Dog torture accused granted legal aid

Published Thursday, 20 March 2014
Toggle font size

Two men accused of burning a family's dog to death are set to argue for the charges against them thrown out of court, a judge has heard.

Dog torture accused granted legal aid
Cody had to be put down after he suffered horrific injuries. (© UTV)

Solicitors for Jamie Downey and Andrew Richard Stewart, both 22, told Lisburn Magistrates' Court they would be making "no case to answer" applications which if granted, would mean the end of the case.

Downey, from Chestnut Hall Avenue and Stewart, from Wellington Parks, both in Moira, are accused of causing unnecessary suffering to Cody the collie dog on 26 August 2012.

They had been due to be connected to that charge on Thursday and a preliminary enquiry held, potentially committing them to the Crown Court for trial but both were adjourned in light of future defence submissions.

In an incident which caused widespread shock across the region, the three-year-old border collie suffered horrific burns to most of her body when she was doused in petrol and set on fire in the Maghaberry Road area of Moira and tragically, despite vets' best efforts, she had to be put to sleep a week later.

On Thursday District Judge Rosemary Watters granted legal aid to both Downey and Stewart and adjourned the case for two weeks to hear submissions on "no case to answer".

© UTV News
Comments Comments
Lorraine Devlin in Belfast wrote (309 days ago):
This was a horrific atrocity against a defenceless family pet owned by children. There have been too many cases of perpetrators getting away with animal cruelty. As a society people who do these types of acts need to be stopped and receive a just punishment for their crime.
doreen kinnear in Lisburn wrote (309 days ago):
So there may be no case to answer for Cody the collie - that is the saddest thing I have heard for a very long time - the Agnew family have suffered enough - two little boys devastated by the loss of their pet dog. This is a lovely family who are trying to bring their children up properly ad did I - we taught them right from wrong and we taught them if people did bad, wicked and evil things they were punished - but will they be - this is the question. If they are not punished how can any of us have faith in our justice system, when it sets no example for any of us - It's time for change - time for our prehistoric laws on animal cruelty to change. Time we all stood strong against the evil that is amongst us - time for change. Time that animals were cherished and that media focused on helping to re home and to stamp out evil - for media is one of the strongest forms of persuasion we have. If we are not part of the solution then we are a part of the problem. These men have been granted legal aid - to assist them to have ''no case to answer'' yet a beautiful innocent animal was burned to death I think there needs to be an answer - I think we need justice for Cody - and so do thousands of others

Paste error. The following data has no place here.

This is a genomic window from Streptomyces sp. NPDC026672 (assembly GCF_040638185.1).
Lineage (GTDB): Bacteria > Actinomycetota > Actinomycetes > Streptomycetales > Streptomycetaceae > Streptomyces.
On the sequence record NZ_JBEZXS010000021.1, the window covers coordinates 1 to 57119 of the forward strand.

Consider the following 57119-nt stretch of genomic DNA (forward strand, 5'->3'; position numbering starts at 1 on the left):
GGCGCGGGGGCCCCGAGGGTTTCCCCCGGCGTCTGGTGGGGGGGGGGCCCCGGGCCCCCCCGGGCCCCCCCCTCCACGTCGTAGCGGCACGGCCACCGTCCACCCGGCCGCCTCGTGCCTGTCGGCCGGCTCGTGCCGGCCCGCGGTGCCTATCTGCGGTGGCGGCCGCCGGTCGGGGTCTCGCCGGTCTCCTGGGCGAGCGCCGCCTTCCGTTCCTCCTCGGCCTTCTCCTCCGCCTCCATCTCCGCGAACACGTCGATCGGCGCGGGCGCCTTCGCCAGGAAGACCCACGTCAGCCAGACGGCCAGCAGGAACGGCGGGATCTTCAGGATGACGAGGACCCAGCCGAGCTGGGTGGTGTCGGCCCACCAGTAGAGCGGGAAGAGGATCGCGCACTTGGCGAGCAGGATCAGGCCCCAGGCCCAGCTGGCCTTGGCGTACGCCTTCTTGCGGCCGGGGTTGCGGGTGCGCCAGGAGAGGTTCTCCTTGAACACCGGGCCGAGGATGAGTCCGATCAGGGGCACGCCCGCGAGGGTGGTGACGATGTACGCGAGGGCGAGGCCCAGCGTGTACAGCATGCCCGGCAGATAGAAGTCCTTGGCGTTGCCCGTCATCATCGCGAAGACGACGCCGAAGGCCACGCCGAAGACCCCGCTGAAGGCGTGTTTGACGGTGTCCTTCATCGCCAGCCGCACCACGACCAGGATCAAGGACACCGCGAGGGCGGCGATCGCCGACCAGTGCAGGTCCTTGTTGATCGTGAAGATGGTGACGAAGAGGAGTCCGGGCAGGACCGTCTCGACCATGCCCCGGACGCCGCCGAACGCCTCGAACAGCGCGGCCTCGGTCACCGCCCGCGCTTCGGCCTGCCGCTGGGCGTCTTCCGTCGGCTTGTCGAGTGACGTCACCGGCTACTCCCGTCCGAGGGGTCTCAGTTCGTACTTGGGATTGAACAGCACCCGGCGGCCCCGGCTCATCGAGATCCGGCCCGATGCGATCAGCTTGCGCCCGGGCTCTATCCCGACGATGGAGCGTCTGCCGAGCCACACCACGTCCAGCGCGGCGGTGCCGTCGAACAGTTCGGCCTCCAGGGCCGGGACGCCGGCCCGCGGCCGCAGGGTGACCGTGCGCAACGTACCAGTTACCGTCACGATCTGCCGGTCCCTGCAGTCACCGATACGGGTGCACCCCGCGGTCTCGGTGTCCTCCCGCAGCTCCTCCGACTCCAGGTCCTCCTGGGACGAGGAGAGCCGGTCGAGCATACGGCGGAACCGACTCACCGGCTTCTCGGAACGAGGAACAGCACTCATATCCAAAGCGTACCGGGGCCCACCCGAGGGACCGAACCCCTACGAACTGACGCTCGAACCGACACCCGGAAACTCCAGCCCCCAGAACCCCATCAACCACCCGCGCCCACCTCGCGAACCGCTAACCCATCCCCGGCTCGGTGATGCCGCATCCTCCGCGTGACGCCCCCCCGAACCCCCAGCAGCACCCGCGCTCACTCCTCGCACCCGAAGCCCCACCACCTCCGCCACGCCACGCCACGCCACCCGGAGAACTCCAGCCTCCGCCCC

ALEXANDRA MARTIN in comber wrote (316 days ago):
at last codys case is coming to court. lets hope this time the judge steps up to the plate and hands out the full sentence for this horrific crime.the people of northern Ireland are sick and tired of cruelty to animals.
John in Newtownabbey wrote (316 days ago):
Legal aid? That means me and other taxpayers are paying for their defence. In that case I demand a refund!
hetty davis in belfast wrote (316 days ago):
Justice for cody gone but not forgotten will the law let us down again
Email address*:    
House Rules:  
Your Comment:  
[All comments are moderated and will not appear immediately. Your name, location and comment will be displayed on this page if your post passes moderation.]
January snow
Tue 13 January 2015
Wintry weather
Wed 28 January 2015
Ravenhill Road fish spill
Sun 25 January 2015